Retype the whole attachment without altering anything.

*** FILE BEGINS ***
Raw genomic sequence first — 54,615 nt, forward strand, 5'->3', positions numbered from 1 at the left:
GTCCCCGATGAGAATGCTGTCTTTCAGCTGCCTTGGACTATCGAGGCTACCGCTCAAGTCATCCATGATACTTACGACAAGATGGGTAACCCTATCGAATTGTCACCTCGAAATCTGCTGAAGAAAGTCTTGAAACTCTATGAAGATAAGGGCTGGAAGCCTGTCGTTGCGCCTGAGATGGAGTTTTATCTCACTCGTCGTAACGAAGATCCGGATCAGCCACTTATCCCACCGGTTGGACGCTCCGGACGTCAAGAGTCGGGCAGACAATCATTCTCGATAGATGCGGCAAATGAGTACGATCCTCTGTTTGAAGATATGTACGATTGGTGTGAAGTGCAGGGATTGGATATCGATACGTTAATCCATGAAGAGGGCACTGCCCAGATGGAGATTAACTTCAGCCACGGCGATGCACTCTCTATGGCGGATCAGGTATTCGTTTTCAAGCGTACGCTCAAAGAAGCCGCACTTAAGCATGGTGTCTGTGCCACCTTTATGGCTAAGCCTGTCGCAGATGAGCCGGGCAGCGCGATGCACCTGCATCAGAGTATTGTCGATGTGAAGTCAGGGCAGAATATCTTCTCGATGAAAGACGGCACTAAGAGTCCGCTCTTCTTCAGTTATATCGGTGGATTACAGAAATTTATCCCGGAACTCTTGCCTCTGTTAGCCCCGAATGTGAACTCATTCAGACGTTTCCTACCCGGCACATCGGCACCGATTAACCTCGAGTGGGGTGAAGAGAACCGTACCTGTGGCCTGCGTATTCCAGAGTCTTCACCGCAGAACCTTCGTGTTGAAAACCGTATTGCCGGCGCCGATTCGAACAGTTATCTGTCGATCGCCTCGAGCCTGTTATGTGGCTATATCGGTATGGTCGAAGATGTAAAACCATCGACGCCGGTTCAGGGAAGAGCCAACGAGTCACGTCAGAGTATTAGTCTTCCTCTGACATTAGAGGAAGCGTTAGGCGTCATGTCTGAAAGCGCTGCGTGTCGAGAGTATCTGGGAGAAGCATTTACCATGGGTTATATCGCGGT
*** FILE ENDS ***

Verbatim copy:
Raw genomic sequence first — 54,615 nt, forward strand, 5'->3', positions numbered from 1 at the left:
GTCCCCGATGAGAATGCTGTCTTTCAGCTGCCTTGGACTATCGAGGCTACCGCTCAAGTCATCCATGATACTTACGACAAGATGGGTAACCCTATCGAATTGTCACCTCGAAATCTGCTGAAGAAAGTCTTGAAACTCTATGAAGATAAGGGCTGGAAGCCTGTCGTTGCGCCTGAGATGGAGTTTTATCTCACTCGTCGTAACGAAGATCCGGATCAGCCACTTATCCCACCGGTTGGACGCTCCGGACGTCAAGAGTCGGGCAGACAATCATTCTCGATAGATGCGGCAAATGAGTACGATCCTCTGTTTGAAGATATGTACGATTGGTGTGAAGTGCAGGGATTGGATATCGATACGTTAATCCATGAAGAGGGCACTGCCCAGATGGAGATTAACTTCAGCCACGGCGATGCACTCTCTATGGCGGATCAGGTATTCGTTTTCAAGCGTACGCTCAAAGAAGCCGCACTTAAGCATGGTGTCTGTGCCACCTTTATGGCTAAGCCTGTCGCAGATGAGCCGGGCAGCGCGATGCACCTGCATCAGAGTATTGTCGATGTGAAGTCAGGGCAGAATATCTTCTCGATGAAAGACGGCACTAAGAGTCCGCTCTTCTTCAGTTATATCGGTGGATTACAGAAATTTATCCCGGAACTCTTGCCTCTGTTAGCCCCGAATGTGAACTCATTCAGACGTTTCCTACCCGGCACATCGGCACCGATTAACCTCGAGTGGGGTGAAGAGAACCGTACCTGTGGCCTGCGTATTCCAGAGTCTTCACCGCAGAACCTTCGTGTTGAAAACCGTATTGCCGGCGCCGATTCGAACAGTTATCTGTCGATCGCCTCGAGCCTGTTATGTGGCTATATCGGTATGGTCGAAGATGTAAAACCATCGACGCCGGTTCAGGGAAGAGCCAACGAGTCACGTCAGAGTATTAGTCTTCCTCTGACATTAGAGGAAGCGTTAGGCGTCATGTCTGAAAGCGCTGCGTGTCGAGAGTATCTGGGAGAAGCATTTACCATGGGTTATATCGCGGT